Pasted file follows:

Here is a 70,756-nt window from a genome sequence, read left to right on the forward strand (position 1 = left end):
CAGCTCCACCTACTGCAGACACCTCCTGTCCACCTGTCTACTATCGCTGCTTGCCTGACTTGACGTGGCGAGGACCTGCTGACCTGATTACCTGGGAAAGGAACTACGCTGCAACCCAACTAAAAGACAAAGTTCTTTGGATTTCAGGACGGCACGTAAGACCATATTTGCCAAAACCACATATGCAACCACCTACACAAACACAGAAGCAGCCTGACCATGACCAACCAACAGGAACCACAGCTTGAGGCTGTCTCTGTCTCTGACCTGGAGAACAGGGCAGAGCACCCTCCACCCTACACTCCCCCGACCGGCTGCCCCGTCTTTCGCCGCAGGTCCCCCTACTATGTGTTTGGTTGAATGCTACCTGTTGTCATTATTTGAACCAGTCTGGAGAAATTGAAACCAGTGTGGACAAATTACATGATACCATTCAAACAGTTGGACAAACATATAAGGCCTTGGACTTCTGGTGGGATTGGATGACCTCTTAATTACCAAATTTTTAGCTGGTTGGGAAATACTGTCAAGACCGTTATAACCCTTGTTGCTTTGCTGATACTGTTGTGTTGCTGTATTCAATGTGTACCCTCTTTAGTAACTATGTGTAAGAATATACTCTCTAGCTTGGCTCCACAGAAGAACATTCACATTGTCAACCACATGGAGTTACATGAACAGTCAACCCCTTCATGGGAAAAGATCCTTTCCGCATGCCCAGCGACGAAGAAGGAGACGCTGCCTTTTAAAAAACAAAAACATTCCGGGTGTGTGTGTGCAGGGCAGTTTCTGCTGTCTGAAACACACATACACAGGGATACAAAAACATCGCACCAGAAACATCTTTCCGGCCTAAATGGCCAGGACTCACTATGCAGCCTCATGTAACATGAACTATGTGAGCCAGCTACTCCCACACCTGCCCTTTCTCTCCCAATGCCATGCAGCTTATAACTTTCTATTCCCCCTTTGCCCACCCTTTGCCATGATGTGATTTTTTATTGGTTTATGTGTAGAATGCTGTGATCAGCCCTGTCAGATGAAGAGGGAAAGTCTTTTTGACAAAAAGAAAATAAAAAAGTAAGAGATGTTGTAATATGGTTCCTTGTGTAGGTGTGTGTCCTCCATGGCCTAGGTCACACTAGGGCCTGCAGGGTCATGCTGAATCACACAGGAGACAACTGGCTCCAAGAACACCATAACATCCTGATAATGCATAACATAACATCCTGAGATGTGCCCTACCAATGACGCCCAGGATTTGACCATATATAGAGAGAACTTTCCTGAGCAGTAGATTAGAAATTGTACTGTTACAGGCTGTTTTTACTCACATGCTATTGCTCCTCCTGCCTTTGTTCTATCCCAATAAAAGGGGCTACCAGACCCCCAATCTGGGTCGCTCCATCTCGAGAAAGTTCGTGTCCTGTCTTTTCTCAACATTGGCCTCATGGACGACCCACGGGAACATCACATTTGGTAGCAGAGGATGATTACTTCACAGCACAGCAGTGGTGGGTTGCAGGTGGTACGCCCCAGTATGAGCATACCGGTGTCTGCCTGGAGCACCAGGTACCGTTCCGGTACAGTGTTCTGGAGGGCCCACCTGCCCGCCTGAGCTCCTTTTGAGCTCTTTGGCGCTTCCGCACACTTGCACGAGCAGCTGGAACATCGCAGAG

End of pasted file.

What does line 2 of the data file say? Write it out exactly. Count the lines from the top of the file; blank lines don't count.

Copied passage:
CAGCTCCACCTACTGCAGACACCTCCTGTCCACCTGTCTACTATCGCTGCTTGCCTGACTTGACGTGGCGAGGACCTGCTGACCTGATTACCTGGGAAAGGAACTACGCTGCAACCCAACTAAAAGACAAAGTTCTTTGGATTTCAGGACGGCACGTAAGACCATATTTGCCAAAACCACATATGCAACCACCTACACAAACACAGAAGCAGCCTGACCATGACCAACCAACAGGAACCACAGCTTGAGGCTGTCTCTGTCTCTGACCTGGAGAACAGGGCAGAGCACCCTCCACCCTACACTCCCCCGACCGGCTGCCCCGTCTTTCGCCGCAGGTCCCCCTACTATGTGTTTGGTTGAATGCTACCTGTTGTCATTATTTGAACCAGTCTGGAGAAATTGAAACCAGTGTGGACAAATTACATGATACCATTCAAACAGTTGGACAAACATATAAGGCCTTGGACTTCTGGTGGGATTGGATGACCTCTTAATTACCAAATTTTTAGCTGGTTGGGAAATACTGTCAAGACCGTTATAACCCTTGTTGCTTTGCTGATACTGTTGTGTTGCTGTATTCAATGTGTACCCTCTTTAGTAACTATGTGTAAGAATATACTCTCTAGCTTGGCTCCACAGAAGAACATTCACATTGTCAACCACATGGAGTTACATGAACAGTCAACCCCTTCATGGGAAAAGATCCTTTCCGCATGCCCAGCGACGAAGAAGGAGACGCTGCCTTTTAAAAAACAAAAACATTCCGGGTGTGTGTGTGCAGGGCAGTTTCTGCTGTCTGAAACACACATACACAGGGATACAAAAACATCGCACCAGAAACATCTTTCCGGCCTAAATGGCCAGGACTCACTATGCAGCCTCATGTAACATGAACTATGTGAGCCAGCTACTCCCACACCTGCCCTTTCTCTCCCAATGCCATGCAGCTTATAACTTTCTATTCCCCCTTTGCCCACCCTTTGCCATGATGTGATTTTTTATTGGTTTATGTGTAGAATGCTGTGATCAGCCCTGTCAGATGAAGAGGGAAAGTCTTTTTGACAAAAAGAAAATAAAAAAGTAAGAGATGTTGTAATATGGTTCCTTGTGTAGGTGTGTGTCCTCCATGGCCTAGGTCACACTAGGGCCTGCAGGGTCATGCTGAATCACACAGGAGACAACTGGCTCCAAGAACACCATAACATCCTGATAATGCATAACATAACATCCTGAGATGTGCCCTACCAATGACGCCCAGGATTTGACCATATATAGAGAGAACTTTCCTGAGCAGTAGATTAGAAATTGTACTGTTACAGGCTGTTTTTACTCACATGCTATTGCTCCTCCTGCCTTTGTTCTATCCCAATAAAAGGGGCTACCAGACCCCCAATCTGGGTCGCTCCATCTCGAGAAAGTTCGTGTCCTGTCTTTTCTCAACATTGGCCTCATGGACGACCCACGGGAACATCACATTTGGTAGCAGAGGATGATTACTTCACAGCACAGCAGTGGTGGGTTGCAGGTGGTACGCCCCAGTATGAGCATACCGGTGTCTGCCTGGAGCACCAGGTACCGTTCCGGTACAGTGTTCTGGAGGGCCCACCTGCCCGCCTGAGCTCCTTTTGAGCTCTTTGGCGCTTCCGCACACTTGCACGAGCAGCTGGAACATCGCAGAG